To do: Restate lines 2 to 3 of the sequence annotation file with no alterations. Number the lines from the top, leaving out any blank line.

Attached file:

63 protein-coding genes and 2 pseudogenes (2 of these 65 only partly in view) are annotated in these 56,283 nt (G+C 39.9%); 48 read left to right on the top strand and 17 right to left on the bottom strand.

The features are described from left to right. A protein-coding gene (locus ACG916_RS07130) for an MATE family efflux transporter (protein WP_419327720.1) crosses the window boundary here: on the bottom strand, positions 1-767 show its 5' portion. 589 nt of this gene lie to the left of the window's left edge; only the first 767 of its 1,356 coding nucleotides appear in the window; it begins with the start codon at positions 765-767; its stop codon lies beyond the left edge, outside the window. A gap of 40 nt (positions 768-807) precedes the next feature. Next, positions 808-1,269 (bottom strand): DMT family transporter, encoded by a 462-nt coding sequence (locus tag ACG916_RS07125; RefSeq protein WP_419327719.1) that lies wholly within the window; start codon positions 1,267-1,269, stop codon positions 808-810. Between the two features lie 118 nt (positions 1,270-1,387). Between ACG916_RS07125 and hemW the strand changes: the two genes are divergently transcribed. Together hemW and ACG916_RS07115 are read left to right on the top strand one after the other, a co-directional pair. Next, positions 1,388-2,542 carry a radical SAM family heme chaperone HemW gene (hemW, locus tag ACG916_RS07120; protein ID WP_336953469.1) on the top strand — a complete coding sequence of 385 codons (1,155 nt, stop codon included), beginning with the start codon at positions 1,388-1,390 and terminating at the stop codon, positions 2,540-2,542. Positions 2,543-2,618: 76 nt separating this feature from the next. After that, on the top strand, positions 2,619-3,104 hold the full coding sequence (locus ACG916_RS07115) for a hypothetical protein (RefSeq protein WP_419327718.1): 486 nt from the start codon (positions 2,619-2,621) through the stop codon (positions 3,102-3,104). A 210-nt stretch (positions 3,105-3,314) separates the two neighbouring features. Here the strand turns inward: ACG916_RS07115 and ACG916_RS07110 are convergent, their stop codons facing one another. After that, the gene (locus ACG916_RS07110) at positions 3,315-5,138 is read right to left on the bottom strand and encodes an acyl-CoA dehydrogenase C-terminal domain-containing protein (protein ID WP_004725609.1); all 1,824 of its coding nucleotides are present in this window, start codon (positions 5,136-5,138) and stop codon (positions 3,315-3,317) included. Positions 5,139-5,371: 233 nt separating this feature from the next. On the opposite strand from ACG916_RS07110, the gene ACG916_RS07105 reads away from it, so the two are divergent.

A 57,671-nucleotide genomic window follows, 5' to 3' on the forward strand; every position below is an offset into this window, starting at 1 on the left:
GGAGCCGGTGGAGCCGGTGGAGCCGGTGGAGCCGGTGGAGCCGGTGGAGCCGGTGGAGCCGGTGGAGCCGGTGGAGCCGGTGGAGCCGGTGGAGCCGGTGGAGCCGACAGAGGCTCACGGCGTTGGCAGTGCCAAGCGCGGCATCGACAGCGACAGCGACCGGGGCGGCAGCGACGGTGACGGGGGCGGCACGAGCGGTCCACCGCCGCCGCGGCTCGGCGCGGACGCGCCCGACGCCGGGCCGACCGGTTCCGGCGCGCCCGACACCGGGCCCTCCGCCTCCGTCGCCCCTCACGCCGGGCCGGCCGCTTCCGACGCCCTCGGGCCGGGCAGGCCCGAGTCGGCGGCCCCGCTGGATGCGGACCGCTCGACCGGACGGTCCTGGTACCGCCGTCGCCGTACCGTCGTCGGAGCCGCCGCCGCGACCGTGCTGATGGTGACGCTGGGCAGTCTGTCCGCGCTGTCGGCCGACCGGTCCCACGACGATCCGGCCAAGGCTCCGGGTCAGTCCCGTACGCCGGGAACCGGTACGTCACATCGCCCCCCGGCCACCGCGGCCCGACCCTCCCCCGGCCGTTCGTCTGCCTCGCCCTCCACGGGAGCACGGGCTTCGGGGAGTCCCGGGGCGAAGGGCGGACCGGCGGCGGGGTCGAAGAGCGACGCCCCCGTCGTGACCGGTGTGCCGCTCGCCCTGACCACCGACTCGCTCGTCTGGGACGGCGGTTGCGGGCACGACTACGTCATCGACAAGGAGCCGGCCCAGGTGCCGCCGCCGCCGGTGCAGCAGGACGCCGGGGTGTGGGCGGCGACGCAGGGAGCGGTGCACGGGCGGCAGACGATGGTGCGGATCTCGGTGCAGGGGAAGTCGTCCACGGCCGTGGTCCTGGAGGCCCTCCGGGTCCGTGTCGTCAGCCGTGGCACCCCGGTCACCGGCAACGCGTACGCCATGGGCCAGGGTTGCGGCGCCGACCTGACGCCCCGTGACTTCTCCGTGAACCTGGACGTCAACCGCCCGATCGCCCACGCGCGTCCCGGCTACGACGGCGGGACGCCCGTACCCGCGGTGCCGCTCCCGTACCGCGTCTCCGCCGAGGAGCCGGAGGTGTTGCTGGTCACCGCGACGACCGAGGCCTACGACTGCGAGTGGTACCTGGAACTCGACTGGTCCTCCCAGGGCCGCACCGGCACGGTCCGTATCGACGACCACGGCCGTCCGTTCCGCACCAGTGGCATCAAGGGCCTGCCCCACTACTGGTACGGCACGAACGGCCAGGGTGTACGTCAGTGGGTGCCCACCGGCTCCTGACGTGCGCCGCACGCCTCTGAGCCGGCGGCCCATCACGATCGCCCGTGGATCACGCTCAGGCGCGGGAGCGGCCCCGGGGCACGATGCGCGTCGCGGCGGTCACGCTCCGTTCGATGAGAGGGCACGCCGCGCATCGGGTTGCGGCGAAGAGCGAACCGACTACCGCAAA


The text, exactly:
The features are described from left to right. A protein-coding gene (locus ACG916_RS07130) for an MATE family efflux transporter (protein WP_419327720.1) crosses the window boundary here: on the bottom strand, positions 1-767 show its 5' portion. 589 nt of this gene lie to the left of the window's left edge; only the first 767 of its 1,356 coding nucleotides appear in the window; it begins with the start codon at positions 765-767; its stop codon lies beyond the left edge, outside the window. A gap of 40 nt (positions 768-807) precedes the next feature. Next, positions 808-1,269 (bottom strand): DMT family transporter, encoded by a 462-nt coding sequence (locus tag ACG916_RS07125; RefSeq protein WP_419327719.1) that lies wholly within the window; start codon positions 1,267-1,269, stop codon positions 808-810. Between the two features lie 118 nt (positions 1,270-1,387). Between ACG916_RS07125 and hemW the strand changes: the two genes are divergently transcribed. Together hemW and ACG916_RS07115 are read left to right on the top strand one after the other, a co-directional pair. Next, positions 1,388-2,542 carry a radical SAM family heme chaperone HemW gene (hemW, locus tag ACG916_RS07120; protein ID WP_336953469.1) on the top strand — a complete coding sequence of 385 codons (1,155 nt, stop codon included), beginning with the start codon at positions 1,388-1,390 and terminating at the stop codon, positions 2,540-2,542. Positions 2,543-2,618: 76 nt separating this feature from the next. After that, on the top strand, positions 2,619-3,104 hold the full coding sequence (locus ACG916_RS07115) for a hypothetical protein (RefSeq protein WP_419327718.1): 486 nt from the start codon (positions 2,619-2,621) through the stop codon (positions 3,102-3,104). A 210-nt stretch (positions 3,105-3,314) separates the two neighbouring features. Here the strand turns inward: ACG916_RS07115 and ACG916_RS07110 are convergent, their stop codons facing one another. After that, the gene (locus ACG916_RS07110) at positions 3,315-5,138 is read right to left on the bottom strand and encodes an acyl-CoA dehydrogenase C-terminal domain-containing protein (protein ID WP_004725609.1); all 1,824 of its coding nucleotides are present in this window, start codon (positions 5,136-5,138) and stop codon (positions 3,315-3,317) included. Positions 5,139-5,371: 233 nt separating this feature from the next. On the opposite strand from ACG916_RS07110, the gene ACG916_RS07105 reads away from it, so the two are divergent.

A 57,671-nucleotide genomic window follows, 5' to 3' on the forward strand; every position below is an offset into this window, starting at 1 on the left: